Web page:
Click here for a list of recently reviewed restaurants.


Chameleon on the Lake (251 Stafford Bridge Road, Saratoga Springs) is hosting its third annual “Married with Singles” pre-Valentine’s Day party at 8 PM on Feb. 9. Married couples are invited to bring their single friends, and new friendships are, of course, encouraged. With belly dancers and a tarot card reader on hand, how can you miss? Stations of the restaurant’s signature food will be provided, along with entertainment by the band Groove Syndicate—all for $30 per person. Reservations are required, so call 581-3928 or visit www.cha . . . What better way to celebrate your special someone than with a wine-tasting event paired with aphrodisiac foods? That’s the theme of the Feb. 5 dinner at Parisi’s Steakhouse (11 N. Broadway, Schenectady), with a five-course meal and an international selection of wines. Oysters, of course, with a sparkler, as well as braised lobster, espresso-cured beef tenderloin and a finale of a chocolate ménage a trois. Reservations are required. The dinner starts at 7 PM and costs $55 plus tax and tip; for more info, call 374-0100. . . . Ready for a trip into hell? Ric Orlando, chef-owner of the New World Home Cooking Co. in Saugerties, announces the first-ever Hell Night at 6:30 PM on Feb. 2. It’s a hot-luck wine dinner in which each course is hotter than the last, with added hot sauce available if your eyeballs aren’t perspiring yet. And the wines are presented in reverse order, with the biggest reds to start and sweet whites to ease the pain at the end of it all. Courses include smoked duck and sausage gumbo, lamb vindaloo and Trinidad oxtails from hell with a red hot habanero mash; to finish, hottest of all, a dessert of passion fruit-habanero jiggle. Dinner is $49 per person plus tax and tip; reserve seats by calling (845) 246-0900. . . . Remember to pass your scraps to Metroland (e-mail food at

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Have you eaten at any recently reviewed restaurants? Agree or disagree with B.A.? Let us know what you think...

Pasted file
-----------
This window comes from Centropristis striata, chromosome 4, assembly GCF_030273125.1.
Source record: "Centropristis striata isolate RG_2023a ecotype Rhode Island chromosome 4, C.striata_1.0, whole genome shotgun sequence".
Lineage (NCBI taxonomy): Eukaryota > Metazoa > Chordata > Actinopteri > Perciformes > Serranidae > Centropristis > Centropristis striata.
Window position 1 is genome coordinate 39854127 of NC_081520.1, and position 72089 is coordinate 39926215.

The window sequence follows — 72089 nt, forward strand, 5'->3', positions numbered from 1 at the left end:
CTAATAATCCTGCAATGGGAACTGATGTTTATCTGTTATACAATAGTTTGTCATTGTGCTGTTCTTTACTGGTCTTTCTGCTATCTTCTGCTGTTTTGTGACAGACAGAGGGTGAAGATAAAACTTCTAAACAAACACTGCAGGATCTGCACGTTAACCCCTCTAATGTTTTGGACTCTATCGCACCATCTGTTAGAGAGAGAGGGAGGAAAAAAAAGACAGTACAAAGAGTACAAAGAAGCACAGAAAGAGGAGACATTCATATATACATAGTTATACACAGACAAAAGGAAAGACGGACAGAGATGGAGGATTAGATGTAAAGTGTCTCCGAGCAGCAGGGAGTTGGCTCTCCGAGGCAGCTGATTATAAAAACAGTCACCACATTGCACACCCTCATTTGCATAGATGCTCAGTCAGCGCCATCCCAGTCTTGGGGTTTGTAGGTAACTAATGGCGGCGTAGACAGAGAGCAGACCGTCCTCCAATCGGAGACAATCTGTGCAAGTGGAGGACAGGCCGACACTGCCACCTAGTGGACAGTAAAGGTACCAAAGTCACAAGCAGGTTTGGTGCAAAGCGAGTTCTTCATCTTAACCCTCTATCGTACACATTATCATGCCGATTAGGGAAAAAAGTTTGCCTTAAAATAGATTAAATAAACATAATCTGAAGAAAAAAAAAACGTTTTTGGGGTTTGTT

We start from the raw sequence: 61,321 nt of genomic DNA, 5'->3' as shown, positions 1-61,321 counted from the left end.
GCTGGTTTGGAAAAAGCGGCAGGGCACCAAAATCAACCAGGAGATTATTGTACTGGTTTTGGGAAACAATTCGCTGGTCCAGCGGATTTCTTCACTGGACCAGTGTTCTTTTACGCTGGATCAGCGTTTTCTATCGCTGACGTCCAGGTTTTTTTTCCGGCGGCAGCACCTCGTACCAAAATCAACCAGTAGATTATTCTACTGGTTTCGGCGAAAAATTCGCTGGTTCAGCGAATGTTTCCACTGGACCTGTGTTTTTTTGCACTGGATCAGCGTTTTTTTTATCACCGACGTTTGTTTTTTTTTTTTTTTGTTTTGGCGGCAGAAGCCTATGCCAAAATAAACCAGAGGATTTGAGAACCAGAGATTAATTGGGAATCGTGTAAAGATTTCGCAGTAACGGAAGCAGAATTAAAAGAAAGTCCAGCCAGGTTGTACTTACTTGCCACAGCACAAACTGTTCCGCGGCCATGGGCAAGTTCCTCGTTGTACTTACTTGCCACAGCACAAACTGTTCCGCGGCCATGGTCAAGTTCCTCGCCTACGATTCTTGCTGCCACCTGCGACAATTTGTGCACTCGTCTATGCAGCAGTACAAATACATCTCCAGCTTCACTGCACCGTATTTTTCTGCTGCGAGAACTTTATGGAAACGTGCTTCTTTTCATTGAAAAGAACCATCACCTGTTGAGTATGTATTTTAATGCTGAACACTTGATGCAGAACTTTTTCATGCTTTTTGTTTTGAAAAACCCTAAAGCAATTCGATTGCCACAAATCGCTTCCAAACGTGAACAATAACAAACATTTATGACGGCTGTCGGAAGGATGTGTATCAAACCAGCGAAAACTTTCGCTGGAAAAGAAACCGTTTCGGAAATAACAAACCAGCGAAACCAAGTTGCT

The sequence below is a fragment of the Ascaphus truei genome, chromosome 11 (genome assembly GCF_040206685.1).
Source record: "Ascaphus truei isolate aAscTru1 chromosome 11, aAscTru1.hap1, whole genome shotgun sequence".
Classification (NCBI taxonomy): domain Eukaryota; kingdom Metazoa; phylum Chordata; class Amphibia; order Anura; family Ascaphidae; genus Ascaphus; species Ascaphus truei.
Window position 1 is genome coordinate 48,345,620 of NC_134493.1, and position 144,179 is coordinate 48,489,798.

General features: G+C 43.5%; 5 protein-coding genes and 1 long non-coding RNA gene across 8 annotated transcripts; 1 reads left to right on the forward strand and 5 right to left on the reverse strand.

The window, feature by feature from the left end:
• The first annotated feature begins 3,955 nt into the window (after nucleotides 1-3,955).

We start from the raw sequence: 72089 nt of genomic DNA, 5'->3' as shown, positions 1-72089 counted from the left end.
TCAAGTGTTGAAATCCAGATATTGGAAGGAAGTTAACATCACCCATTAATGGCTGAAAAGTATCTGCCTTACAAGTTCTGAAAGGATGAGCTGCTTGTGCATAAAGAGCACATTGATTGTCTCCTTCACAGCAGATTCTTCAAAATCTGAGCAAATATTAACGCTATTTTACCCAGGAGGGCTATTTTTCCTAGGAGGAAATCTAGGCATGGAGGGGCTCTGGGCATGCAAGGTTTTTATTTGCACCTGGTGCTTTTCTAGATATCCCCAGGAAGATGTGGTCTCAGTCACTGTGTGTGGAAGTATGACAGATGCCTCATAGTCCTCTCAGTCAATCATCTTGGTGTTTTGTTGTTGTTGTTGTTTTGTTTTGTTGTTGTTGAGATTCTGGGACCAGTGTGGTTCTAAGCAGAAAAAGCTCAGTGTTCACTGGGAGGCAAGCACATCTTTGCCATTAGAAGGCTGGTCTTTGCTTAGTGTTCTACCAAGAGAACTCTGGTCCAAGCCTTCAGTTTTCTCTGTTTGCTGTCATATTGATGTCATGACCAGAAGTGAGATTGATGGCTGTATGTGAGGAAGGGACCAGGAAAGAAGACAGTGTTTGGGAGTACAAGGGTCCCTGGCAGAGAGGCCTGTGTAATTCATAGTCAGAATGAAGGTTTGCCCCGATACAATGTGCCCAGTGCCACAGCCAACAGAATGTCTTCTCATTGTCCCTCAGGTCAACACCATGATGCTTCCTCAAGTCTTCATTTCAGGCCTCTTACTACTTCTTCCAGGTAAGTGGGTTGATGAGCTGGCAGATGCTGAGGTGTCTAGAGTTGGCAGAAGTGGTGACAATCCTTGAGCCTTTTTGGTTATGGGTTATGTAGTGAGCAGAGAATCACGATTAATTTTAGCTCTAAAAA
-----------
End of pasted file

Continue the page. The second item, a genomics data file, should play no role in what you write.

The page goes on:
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What you're saying...

I very much enjoyed eating dinner at Daniel's at Ogdens. You review described my dining experience perfectly. This wasn't the case with Pancho's. I much prefer Garcia's or Lake View Tavern for Mexican fare. I agree that a restaurant can have an off night so I'll give the second unit on Central Avenue a try.

Mary Kurtz

First, yes I miss the star ratings, bring it back. Second, I haven't had a chance to visit Poncho's yet, but I especially like reading the reviews.

Pat Russo
East Greenbush

I would travel to Amsterdam to this restaurant - it's not that far away. People traveled from all over to eat at Ferrandi's in Amsterdam. From his background, I'm sure the chef's sauce is excellent and that is the most important aspect of an Italian restaurant. Sometimes your reviewer wastes words on the negative aspects of a restaurant. I'm looking forward to trying this restaurant - I look forward to Metroland every Thursday especially for the restaurant review. And by the way Ferrandi's closed its Amsterdam location and is opening a new bistro on Saratoga Lake - Should be up and running in May. It will be called Saratoga Lake Bistro. It should be great!

Peggy Van Deloo

So happy to see you finally made out!! Our experiences have always been wonderful, the staff is extremely professional, the food subperb, and the atmosphere very warm and comfortable. Let us not forget to mention "Maria" the pianist on Friday and Saturday nights.

Charlie and Marie
Michaels Restaurant

I have been to Michael's several times and each time I have enjoyed it very much. The food is delicious and the staff is great. Also, Maria Riccio Bryce plays piano there every Friday and Saturday evening, a nice touch to add to the already wonderful atmosphere. It is also easy to find, exit 27 off the thruway to 30 north for about 5 miles.

N. Moore


Elaine Snowdon

We loved it and will definitely go back.

Rosemarie Rafferty

Absolutely excellent. The quality and the flavor far surpasses that of other Indian restaurants in the area. I was a die-hard Shalimar fan and Tandoor Palace won my heart. It blows Ghandi out of the water. FInally a decent place in Albany where you can get a good dinner for less than $10 and not have tacos. The outdoor seating is also festive.

Brady G'sell

Indian is my favorite cuisine available in the area--I loved Tandoor Palace. We all agreed that the tandoori chicken was superior to other local restaraunts, and we also tried the ka-chori based on that intriguing description-delicious.

Kizzi Casale

Your comments about the Indian / Pakistani restaurants being as "standardized as McDonald's" shows either that you have eaten at only a few Indian / Pakistani restaurants or that you have some prejudices to work out. That the physical appearances are not what you would consider fancy dancy has no bearing on the food. And after all, that is what the main focus of the reviews should be. Not the physical appearances, which is what most of your reviews concentrate on.
A restaurant like The Shalimar, down on Central Avenue, may not look the greatest, but the food is excellent there. And the menu has lots of variety - beef, lamb, vegetarian, chicken, and more..

Barry Uznitsky